The chronic shortage of doctors in rural India seriously impacts the quality of health care available to villagers. In recent years, there has been considerable excitement in digital diagnostics as a possible answer to this situation by allowing non-doctors to diagnose and treat patients. In this article, the author focuses on one such diagnostic tool that has gained serious traction among transnational health foundations and state governments alike. The focus is on the customization and localization of this software through a pilot study in central Himalayas. A baseline survey and extensive interviews are conducted for categorization and population of health data content. This entailed analyzing the segmentation and transfer of health information on disease history and symptoms from the patient to the software as well as situating this study in the larger understanding of the healthcare system in this community. In doing so, the author argues that much of such health information is difficult to categorize and sufficiently vague to not provide for a confident diagnosis. Further, the data population of the treatment segment is deeply political and sociocultural. This article thereby problematizes the innate assumption underlying the design of such software, that it is possible to diagnose and treat patients based on pure information.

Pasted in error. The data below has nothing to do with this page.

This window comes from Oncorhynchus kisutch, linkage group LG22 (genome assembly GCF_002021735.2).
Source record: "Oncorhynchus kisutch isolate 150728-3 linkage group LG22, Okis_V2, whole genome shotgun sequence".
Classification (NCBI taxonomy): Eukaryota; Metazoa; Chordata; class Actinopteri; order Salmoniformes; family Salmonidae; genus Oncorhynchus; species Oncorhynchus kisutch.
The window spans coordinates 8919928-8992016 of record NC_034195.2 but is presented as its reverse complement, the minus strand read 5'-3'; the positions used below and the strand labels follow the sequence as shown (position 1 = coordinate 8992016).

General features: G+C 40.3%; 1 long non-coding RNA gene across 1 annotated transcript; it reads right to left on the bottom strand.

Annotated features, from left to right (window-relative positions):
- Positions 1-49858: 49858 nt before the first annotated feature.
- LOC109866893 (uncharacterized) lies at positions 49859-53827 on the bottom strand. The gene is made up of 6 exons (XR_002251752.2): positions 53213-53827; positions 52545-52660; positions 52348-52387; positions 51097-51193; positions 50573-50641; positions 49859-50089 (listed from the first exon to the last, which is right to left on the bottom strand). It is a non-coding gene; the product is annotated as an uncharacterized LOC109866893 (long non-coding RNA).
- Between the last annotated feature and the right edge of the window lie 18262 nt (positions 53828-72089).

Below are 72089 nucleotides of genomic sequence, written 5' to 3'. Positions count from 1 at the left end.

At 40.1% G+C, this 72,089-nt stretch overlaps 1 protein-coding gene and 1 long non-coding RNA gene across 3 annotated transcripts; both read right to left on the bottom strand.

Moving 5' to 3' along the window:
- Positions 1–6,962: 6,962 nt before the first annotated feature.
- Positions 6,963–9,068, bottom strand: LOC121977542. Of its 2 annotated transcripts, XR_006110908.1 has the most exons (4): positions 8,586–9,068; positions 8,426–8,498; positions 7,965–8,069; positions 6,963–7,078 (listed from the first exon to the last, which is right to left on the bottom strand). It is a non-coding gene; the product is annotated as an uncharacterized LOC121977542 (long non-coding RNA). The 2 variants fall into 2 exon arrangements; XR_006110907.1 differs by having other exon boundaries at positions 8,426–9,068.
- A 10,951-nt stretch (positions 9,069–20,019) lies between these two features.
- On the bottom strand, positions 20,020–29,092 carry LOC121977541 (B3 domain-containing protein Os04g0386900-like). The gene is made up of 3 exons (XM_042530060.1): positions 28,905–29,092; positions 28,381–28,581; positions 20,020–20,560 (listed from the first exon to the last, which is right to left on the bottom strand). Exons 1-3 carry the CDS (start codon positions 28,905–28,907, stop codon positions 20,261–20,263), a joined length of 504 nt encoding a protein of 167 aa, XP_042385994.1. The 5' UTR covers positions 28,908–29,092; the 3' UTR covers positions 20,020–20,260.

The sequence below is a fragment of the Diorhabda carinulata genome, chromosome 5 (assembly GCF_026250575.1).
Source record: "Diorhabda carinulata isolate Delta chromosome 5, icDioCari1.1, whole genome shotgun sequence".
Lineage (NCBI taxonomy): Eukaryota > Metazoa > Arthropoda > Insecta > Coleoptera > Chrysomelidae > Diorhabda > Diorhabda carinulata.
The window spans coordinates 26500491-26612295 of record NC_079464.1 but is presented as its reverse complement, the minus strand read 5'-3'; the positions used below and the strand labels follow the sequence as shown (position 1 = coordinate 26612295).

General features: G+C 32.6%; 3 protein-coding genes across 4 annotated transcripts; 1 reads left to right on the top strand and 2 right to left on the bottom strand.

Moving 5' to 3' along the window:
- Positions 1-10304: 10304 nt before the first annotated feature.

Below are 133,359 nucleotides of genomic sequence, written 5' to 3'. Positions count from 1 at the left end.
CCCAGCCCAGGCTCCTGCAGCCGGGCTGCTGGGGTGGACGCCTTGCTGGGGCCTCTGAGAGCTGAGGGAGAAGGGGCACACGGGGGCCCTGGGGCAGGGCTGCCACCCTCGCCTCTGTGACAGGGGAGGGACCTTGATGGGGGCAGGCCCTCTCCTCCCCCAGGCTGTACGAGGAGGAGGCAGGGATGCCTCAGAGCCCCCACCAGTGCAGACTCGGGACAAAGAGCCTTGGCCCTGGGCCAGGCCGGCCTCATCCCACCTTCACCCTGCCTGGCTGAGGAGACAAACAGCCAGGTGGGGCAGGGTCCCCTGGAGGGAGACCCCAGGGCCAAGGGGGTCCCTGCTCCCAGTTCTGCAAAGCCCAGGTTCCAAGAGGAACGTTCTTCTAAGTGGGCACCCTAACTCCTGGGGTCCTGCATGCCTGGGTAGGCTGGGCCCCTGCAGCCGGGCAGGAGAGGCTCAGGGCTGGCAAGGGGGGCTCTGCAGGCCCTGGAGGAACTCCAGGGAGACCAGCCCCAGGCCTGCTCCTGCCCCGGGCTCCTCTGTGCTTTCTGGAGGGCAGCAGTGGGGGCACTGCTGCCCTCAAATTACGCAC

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ERMeCC - Erasmus Research Centre for Media, Communication and Culture
The Information Society
Department of Media and Communication

Arora, P. (2010). Digital gods: The making of a medical fact for rural diagnostic software. The Information Society, 26(1), 70–79. doi:10.1080/01972240903423378